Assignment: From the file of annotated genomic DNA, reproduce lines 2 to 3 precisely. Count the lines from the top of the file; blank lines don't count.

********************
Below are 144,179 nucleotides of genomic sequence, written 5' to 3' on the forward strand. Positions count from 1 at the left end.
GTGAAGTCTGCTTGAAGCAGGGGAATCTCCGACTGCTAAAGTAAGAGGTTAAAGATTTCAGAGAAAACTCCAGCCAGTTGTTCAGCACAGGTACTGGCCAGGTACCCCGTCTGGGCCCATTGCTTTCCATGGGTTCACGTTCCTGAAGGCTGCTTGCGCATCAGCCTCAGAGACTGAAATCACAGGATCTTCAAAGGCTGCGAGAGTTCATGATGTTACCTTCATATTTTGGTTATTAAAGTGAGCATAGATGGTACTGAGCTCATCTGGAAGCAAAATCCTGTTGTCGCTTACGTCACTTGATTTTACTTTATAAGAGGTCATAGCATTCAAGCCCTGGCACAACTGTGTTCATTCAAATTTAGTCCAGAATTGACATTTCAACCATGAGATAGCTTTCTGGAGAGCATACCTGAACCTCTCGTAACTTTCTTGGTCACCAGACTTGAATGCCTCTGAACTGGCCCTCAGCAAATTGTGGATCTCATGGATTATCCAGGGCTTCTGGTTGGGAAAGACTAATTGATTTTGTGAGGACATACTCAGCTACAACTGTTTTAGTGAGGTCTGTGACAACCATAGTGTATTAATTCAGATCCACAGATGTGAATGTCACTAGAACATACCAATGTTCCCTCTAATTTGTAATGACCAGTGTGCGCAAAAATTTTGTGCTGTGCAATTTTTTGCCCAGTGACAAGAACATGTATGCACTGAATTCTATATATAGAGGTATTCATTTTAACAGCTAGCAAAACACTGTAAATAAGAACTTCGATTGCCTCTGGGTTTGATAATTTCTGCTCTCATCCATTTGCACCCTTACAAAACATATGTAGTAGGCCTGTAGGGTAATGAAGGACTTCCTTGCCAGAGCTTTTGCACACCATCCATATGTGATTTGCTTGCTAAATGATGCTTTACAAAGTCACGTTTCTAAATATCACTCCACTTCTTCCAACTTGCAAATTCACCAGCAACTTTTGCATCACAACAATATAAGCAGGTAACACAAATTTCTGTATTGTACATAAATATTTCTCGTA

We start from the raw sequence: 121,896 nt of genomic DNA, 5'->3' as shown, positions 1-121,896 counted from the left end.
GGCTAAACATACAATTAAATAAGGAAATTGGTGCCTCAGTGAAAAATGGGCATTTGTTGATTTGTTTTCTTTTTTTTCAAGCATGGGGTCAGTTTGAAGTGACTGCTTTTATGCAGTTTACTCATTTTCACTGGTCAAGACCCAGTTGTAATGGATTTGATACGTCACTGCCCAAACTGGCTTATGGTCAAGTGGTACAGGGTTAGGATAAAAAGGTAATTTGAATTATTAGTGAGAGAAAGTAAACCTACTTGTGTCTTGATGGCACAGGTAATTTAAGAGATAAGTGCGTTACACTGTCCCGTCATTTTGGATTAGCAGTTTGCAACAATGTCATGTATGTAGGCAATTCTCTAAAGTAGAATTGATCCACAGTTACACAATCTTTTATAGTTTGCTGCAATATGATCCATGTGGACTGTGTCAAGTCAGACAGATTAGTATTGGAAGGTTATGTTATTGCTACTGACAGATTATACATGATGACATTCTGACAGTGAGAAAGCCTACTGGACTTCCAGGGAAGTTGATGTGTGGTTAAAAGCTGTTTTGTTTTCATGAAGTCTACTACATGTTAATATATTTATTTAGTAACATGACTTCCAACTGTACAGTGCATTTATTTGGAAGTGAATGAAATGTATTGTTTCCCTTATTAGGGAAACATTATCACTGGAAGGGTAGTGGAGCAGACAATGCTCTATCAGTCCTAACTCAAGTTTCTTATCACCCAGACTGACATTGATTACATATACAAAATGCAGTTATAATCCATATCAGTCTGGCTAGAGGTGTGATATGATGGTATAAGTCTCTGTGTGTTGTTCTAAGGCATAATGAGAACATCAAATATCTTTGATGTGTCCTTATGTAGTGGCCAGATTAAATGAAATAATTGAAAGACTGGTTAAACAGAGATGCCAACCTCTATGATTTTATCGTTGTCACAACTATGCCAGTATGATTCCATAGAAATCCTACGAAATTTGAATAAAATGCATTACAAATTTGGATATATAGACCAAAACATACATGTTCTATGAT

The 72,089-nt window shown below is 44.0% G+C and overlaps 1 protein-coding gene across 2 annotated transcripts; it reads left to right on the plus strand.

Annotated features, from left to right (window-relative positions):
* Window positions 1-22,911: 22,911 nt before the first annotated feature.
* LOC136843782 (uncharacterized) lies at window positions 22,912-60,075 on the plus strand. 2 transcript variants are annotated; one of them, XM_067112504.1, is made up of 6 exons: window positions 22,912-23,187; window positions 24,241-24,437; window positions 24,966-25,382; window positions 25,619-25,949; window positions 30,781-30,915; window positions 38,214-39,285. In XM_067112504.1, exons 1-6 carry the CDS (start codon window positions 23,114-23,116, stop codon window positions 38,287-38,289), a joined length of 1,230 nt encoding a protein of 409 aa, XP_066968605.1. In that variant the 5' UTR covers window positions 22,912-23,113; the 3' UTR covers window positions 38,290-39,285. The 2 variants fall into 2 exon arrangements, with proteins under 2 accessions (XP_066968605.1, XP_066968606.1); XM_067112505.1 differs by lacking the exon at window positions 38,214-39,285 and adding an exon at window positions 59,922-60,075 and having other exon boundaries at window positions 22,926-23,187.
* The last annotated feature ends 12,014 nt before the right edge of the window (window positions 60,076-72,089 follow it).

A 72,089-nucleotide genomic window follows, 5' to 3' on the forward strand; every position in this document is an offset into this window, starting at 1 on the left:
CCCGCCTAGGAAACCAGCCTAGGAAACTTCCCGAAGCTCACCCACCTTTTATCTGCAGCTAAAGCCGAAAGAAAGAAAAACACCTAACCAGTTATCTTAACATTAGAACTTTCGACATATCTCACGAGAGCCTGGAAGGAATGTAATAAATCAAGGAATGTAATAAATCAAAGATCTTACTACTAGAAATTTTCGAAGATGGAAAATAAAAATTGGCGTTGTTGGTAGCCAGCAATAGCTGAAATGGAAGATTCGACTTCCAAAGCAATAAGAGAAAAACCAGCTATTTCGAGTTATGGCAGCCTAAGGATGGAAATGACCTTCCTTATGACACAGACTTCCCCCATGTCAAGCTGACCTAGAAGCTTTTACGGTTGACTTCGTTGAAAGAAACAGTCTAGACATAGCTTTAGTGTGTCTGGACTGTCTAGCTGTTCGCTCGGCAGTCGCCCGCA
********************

GTGAAGTCTGCTTGAAGCAGGGGAATCTCCGACTGCTAAAGTAAGAGGTTAAAGATTTCAGAGAAAACTCCAGCCAGTTGTTCAGCACAGGTACTGGCCAGGTACCCCGTCTGGGCCCATTGCTTTCCATGGGTTCACGTTCCTGAAGGCTGCTTGCGCATCAGCCTCAGAGACTGAAATCACAGGATCTTCAAAGGCTGCGAGAGTTCATGATGTTACCTTCATATTTTGGTTATTAAAGTGAGCATAGATGGTACTGAGCTCATCTGGAAGCAAAATCCTGTTGTCGCTTACGTCACTTGATTTTACTTTATAAGAGGTCATAGCATTCAAGCCCTGGCACAACTGTGTTCATTCAAATTTAGTCCAGAATTGACATTTCAACCATGAGATAGCTTTCTGGAGAGCATACCTGAACCTCTCGTAACTTTCTTGGTCACCAGACTTGAATGCCTCTGAACTGGCCCTCAGCAAATTGTGGATCTCATGGATTATCCAGGGCTTCTGGTTGGGAAAGACTAATTGATTTTGTGAGGACATACTCAGCTACAACTGTTTTAGTGAGGTCTGTGACAACCATAGTGTATTAATTCAGATCCACAGATGTGAATGTCACTAGAACATACCAATGTTCCCTCTAATTTGTAATGACCAGTGTGCGCAAAAATTTTGTGCTGTGCAATTTTTTGCCCAGTGACAAGAACATGTATGCACTGAATTCTATATATAGAGGTATTCATTTTAACAGCTAGCAAAACACTGTAAATAAGAACTTCGATTGCCTCTGGGTTTGATAATTTCTGCTCTCATCCATTTGCACCCTTACAAAACATATGTAGTAGGCCTGTAGGGTAATGAAGGACTTCCTTGCCAGAGCTTTTGCACACCATCCATATGTGATTTGCTTGCTAAATGATGCTTTACAAAGTCACGTTTCTAAATATCACTCCACTTCTTCCAACTTGCAAATTCACCAGCAACTTTTGCATCACAACAATATAAGCAGGTAACACAAATTTCTGTATTGTACATAAATATTTCTCGTA

We start from the raw sequence: 121,896 nt of genomic DNA, 5'->3' as shown, positions 1-121,896 counted from the left end.